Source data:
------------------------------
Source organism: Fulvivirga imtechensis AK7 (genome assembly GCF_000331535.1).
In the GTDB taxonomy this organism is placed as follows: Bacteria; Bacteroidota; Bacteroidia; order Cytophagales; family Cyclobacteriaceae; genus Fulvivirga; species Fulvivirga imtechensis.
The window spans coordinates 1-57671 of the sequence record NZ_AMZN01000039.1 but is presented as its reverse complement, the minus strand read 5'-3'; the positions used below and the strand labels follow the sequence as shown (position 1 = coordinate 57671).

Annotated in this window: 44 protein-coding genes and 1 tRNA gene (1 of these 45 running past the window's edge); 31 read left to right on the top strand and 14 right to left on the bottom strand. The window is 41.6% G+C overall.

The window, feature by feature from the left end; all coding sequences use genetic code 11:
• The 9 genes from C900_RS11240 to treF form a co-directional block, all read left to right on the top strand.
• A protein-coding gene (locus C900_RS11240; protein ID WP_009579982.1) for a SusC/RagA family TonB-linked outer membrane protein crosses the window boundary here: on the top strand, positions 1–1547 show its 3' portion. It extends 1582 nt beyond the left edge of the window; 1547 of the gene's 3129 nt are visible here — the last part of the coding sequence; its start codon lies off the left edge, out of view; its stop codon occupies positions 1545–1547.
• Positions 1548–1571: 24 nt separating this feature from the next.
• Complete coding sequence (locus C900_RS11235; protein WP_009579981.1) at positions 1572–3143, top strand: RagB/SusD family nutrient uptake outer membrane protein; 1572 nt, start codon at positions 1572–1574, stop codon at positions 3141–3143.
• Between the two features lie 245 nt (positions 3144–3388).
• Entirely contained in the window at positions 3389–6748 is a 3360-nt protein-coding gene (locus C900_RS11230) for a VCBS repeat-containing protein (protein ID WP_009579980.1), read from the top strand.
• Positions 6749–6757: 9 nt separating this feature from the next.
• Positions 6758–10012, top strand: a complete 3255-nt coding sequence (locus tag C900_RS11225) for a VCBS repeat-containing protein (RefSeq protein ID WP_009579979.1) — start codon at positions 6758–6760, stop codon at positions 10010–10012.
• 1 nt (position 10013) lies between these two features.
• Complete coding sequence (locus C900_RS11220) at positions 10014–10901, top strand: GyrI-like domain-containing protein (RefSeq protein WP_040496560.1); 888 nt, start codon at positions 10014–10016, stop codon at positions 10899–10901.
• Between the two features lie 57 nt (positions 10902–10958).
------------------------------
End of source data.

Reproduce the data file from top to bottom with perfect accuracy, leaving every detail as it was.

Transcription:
Source organism: Fulvivirga imtechensis AK7 (genome assembly GCF_000331535.1).
In the GTDB taxonomy this organism is placed as follows: Bacteria; Bacteroidota; Bacteroidia; order Cytophagales; family Cyclobacteriaceae; genus Fulvivirga; species Fulvivirga imtechensis.
The window spans coordinates 1-57671 of the sequence record NZ_AMZN01000039.1 but is presented as its reverse complement, the minus strand read 5'-3'; the positions used below and the strand labels follow the sequence as shown (position 1 = coordinate 57671).

Annotated in this window: 44 protein-coding genes and 1 tRNA gene (1 of these 45 running past the window's edge); 31 read left to right on the top strand and 14 right to left on the bottom strand. The window is 41.6% G+C overall.

The window, feature by feature from the left end; all coding sequences use genetic code 11:
• The 9 genes from C900_RS11240 to treF form a co-directional block, all read left to right on the top strand.
• A protein-coding gene (locus C900_RS11240; protein ID WP_009579982.1) for a SusC/RagA family TonB-linked outer membrane protein crosses the window boundary here: on the top strand, positions 1–1547 show its 3' portion. It extends 1582 nt beyond the left edge of the window; 1547 of the gene's 3129 nt are visible here — the last part of the coding sequence; its start codon lies off the left edge, out of view; its stop codon occupies positions 1545–1547.
• Positions 1548–1571: 24 nt separating this feature from the next.
• Complete coding sequence (locus C900_RS11235; protein WP_009579981.1) at positions 1572–3143, top strand: RagB/SusD family nutrient uptake outer membrane protein; 1572 nt, start codon at positions 1572–1574, stop codon at positions 3141–3143.
• Between the two features lie 245 nt (positions 3144–3388).
• Entirely contained in the window at positions 3389–6748 is a 3360-nt protein-coding gene (locus C900_RS11230) for a VCBS repeat-containing protein (protein ID WP_009579980.1), read from the top strand.
• Positions 6749–6757: 9 nt separating this feature from the next.
• Positions 6758–10012, top strand: a complete 3255-nt coding sequence (locus tag C900_RS11225) for a VCBS repeat-containing protein (RefSeq protein ID WP_009579979.1) — start codon at positions 6758–6760, stop codon at positions 10010–10012.
• 1 nt (position 10013) lies between these two features.
• Complete coding sequence (locus C900_RS11220) at positions 10014–10901, top strand: GyrI-like domain-containing protein (RefSeq protein WP_040496560.1); 888 nt, start codon at positions 10014–10016, stop codon at positions 10899–10901.
• Between the two features lie 57 nt (positions 10902–10958).